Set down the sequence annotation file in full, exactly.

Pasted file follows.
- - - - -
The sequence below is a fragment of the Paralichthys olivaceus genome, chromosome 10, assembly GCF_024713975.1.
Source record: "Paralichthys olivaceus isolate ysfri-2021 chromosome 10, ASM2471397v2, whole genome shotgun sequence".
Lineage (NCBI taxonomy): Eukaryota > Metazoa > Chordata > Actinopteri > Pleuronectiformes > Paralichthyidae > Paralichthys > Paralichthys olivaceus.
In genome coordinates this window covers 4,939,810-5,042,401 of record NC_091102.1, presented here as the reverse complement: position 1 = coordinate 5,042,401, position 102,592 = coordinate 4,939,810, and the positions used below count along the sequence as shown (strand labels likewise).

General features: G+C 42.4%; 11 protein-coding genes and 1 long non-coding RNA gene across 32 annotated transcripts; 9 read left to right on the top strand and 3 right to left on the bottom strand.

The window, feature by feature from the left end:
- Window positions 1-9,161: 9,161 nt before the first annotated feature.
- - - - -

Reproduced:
The sequence below is a fragment of the Paralichthys olivaceus genome, chromosome 10, assembly GCF_024713975.1.
Source record: "Paralichthys olivaceus isolate ysfri-2021 chromosome 10, ASM2471397v2, whole genome shotgun sequence".
Lineage (NCBI taxonomy): Eukaryota > Metazoa > Chordata > Actinopteri > Pleuronectiformes > Paralichthyidae > Paralichthys > Paralichthys olivaceus.
In genome coordinates this window covers 4,939,810-5,042,401 of record NC_091102.1, presented here as the reverse complement: position 1 = coordinate 5,042,401, position 102,592 = coordinate 4,939,810, and the positions used below count along the sequence as shown (strand labels likewise).

General features: G+C 42.4%; 11 protein-coding genes and 1 long non-coding RNA gene across 32 annotated transcripts; 9 read left to right on the top strand and 3 right to left on the bottom strand.

The window, feature by feature from the left end:
- Window positions 1-9,161: 9,161 nt before the first annotated feature.